Each of the nets of nine solid shapes has been cut into two pieces.
Can you see which pieces go together?
Can you arrange the shapes in a chain so that each one shares a
face (or faces) that are the same shape as the one that follows it?
On which of these shapes can you trace a path along all of its
edges, without going over any edge twice?
This problem invites you to build 3D shapes using two different
triangles. Can you make the shapes from the pictures?
Here are the six faces of a cube - in no particular order. Here are
three views of the cube. Can you deduce where the faces are in
relation to each other and record them on the net of this cube?
Which of the following cubes can be made from these nets?
Where can you put the mirror across the square so that you can still "see" the whole square? How many different positions are possible?
You want to make each of the 5 Platonic solids and colour the faces
so that, in every case, no two faces which meet along an edge have
the same colour.
Can you work out what kind of rotation produced this pattern of
pegs in our pegboard?
Here are more buildings to picture in your mind's eye. Watch out -
they become quite complicated!
Can you fit the tangram pieces into the outline of Mai Ling?
A game for 1 person. Can you work out how the dice must be rolled from the start position to the finish? Play on line.
Choose a box and work out the smallest rectangle of paper needed to
wrap it so that it is completely covered.
Can you fit the tangram pieces into the outlines of the chairs?
Can you fit the tangram pieces into the outlines of the watering can and man in a boat?
Can you fit the tangram pieces into the outlines of Mai Ling and Chi Wing?
Can you fit the tangram pieces into the outlines of the candle and sundial?
Which of these dice are right-handed and which are left-handed?
Find a way to cut a 4 by 4 square into only two pieces, then rejoin the two pieces to make an L shape 6 units high.
A game for 1 or 2 people. Use the interactive version, or play with friends. Try to round up as many counters as possible.
Investigate how the four L-shapes fit together to make an enlarged
L-shape. You could explore this idea with other shapes too.
Can you cut a regular hexagon into two pieces to make a
parallelogram? Try cutting it into three pieces to make a rhombus!
What is the relationship between these first two shapes? Which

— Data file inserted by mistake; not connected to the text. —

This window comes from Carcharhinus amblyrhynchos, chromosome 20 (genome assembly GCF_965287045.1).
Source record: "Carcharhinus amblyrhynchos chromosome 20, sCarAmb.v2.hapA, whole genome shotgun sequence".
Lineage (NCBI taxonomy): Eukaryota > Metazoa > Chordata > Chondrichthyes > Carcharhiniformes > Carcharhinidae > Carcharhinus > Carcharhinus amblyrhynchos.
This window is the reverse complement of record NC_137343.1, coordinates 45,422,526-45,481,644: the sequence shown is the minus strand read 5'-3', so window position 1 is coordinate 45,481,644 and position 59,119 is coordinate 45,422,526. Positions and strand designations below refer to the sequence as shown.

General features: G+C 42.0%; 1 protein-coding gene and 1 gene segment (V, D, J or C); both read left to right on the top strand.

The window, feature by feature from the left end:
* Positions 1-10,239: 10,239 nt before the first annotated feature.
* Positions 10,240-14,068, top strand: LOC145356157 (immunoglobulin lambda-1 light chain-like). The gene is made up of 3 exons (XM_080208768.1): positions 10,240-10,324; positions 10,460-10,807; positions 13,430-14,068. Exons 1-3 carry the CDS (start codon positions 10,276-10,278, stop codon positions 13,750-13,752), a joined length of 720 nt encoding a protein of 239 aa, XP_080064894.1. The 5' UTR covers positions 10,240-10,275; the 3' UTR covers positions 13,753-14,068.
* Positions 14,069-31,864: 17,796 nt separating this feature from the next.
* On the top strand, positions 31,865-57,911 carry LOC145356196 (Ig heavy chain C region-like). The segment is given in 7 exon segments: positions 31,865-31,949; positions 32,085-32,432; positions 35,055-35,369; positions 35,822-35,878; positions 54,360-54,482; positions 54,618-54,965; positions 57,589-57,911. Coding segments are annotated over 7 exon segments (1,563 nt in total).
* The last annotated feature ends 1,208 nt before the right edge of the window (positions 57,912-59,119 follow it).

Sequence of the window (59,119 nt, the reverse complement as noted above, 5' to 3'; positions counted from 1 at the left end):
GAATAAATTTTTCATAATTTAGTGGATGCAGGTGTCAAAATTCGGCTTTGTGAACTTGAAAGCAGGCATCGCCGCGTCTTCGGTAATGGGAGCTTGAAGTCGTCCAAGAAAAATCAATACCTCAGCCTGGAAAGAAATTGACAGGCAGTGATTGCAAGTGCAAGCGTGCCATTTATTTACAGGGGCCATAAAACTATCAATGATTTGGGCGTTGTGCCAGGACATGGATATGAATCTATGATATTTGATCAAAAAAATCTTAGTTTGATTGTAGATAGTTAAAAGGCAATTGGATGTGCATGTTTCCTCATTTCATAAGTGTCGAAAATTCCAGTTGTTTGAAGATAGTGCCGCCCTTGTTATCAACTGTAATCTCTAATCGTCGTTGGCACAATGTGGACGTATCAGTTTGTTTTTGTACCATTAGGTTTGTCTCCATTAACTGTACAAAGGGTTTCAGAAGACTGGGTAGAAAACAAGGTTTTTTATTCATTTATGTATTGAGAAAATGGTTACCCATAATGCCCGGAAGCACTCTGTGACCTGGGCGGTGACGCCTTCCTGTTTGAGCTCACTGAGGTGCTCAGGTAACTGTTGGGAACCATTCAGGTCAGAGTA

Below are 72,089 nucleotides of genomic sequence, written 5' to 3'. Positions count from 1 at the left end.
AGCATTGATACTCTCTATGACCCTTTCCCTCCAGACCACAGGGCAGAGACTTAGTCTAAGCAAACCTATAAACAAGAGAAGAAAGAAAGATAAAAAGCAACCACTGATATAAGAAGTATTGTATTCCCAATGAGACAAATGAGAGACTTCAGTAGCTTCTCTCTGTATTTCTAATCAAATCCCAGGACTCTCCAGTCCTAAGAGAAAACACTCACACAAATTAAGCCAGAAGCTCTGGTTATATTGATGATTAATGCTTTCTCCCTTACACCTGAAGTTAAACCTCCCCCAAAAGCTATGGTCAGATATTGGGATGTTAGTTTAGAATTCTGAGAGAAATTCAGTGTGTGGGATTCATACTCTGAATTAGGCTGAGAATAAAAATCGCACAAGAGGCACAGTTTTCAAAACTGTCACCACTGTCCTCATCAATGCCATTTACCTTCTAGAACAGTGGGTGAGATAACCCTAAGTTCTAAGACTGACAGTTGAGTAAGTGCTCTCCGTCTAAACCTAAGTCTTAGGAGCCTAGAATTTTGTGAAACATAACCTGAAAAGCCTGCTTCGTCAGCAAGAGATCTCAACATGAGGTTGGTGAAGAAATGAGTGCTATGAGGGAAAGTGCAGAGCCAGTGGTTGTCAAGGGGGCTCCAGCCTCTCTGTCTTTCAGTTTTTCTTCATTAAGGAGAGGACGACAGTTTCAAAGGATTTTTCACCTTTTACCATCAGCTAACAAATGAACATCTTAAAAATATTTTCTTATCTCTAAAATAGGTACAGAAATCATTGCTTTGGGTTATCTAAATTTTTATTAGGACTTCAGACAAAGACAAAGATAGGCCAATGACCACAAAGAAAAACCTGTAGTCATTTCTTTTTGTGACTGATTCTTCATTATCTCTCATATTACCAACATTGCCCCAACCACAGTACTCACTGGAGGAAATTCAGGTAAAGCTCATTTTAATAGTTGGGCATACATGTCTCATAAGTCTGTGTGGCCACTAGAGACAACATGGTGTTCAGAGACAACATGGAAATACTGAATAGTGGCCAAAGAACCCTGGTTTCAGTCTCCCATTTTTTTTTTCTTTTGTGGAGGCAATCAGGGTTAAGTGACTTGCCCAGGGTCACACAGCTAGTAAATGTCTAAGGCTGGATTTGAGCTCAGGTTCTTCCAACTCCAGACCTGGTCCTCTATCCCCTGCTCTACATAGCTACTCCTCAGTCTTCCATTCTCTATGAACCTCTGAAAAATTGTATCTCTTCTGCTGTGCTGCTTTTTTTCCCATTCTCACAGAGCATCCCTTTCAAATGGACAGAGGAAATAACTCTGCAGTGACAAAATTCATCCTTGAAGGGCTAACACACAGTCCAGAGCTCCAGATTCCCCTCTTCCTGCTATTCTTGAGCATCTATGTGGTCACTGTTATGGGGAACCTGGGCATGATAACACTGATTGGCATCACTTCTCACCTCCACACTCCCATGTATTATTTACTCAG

shape relates to the third one in the same way? Can you explain
Looking at the picture of this Jomista Mat, can you decribe what
you see? Why not try and make one yourself?
In each of the pictures the invitation is for you to: Count what you see. Identify how you think the pattern would continue.
What shape has Harry drawn on this clock face? Can you find its
area? What is the largest number of square tiles that could cover
Can you make a 3x3 cube with these shapes made from small cubes?
Make a cube out of straws and have a go at this practical
Exchange the positions of the two sets of counters in the least possible number of moves
How can the same pieces of the tangram make this bowl before and after it was chipped? Use the interactivity to try and work out what is going on!
What is the total area of the four outside triangles which are
outlined in red in this arrangement of squares inside each other?
I've made some cubes and some cubes with holes in. This challenge
invites you to explore the difference in the number of small cubes
I've used. Can you see any patterns?
Use the lines on this figure to show how the square can be divided into 2 halves, 3 thirds, 6 sixths and 9 ninths.
Exploring and predicting folding, cutting and punching holes and
How can you paint the faces of these eight cubes so they can be put
together to make a 2 x 2 cube that is green all over AND a 2 x 2
cube that is yellow all over?
An extension of noughts and crosses in which the grid is enlarged
and the length of the winning line can to altered to 3, 4 or 5.
Paint a stripe on a cardboard roll. Can you predict what will
happen when it is rolled across a sheet of paper?
What is the greatest number of squares you can make by overlapping
A game has a special dice with a colour spot on each face. These three pictures show different views of the same dice. What colour is opposite blue?
Can you cut up a square in the way shown and make the pieces into a
This practical problem challenges you to make quadrilaterals with a loop of string. You'll need some friends to help!
Reasoning about the number of matches needed to build squares that
share their sides.
This challenge involves eight three-cube models made from
interlocking cubes. Investigate different ways of putting the
models together then compare your constructions.
A group activity using visualisation of squares and triangles.
A game for 2 players. Given a board of dots in a grid pattern, players take turns drawing a line by connecting 2 adjacent dots. Your goal is to complete more squares than your opponent.
Can you fit the tangram pieces into the outline of these rabbits?
Can you fit the tangram pieces into the outline of the telescope and microscope?
Can you fit the tangram pieces into the outline of Wai Ping, Wah Ming and Chi Wing?
Can you picture where this letter "F" will be on the grid if you
flip it in these different ways?
Imagine a 4 by 4 by 4 cube. If you and a friend drill holes in some of the small cubes in the ways described, how many will not have holes drilled through them?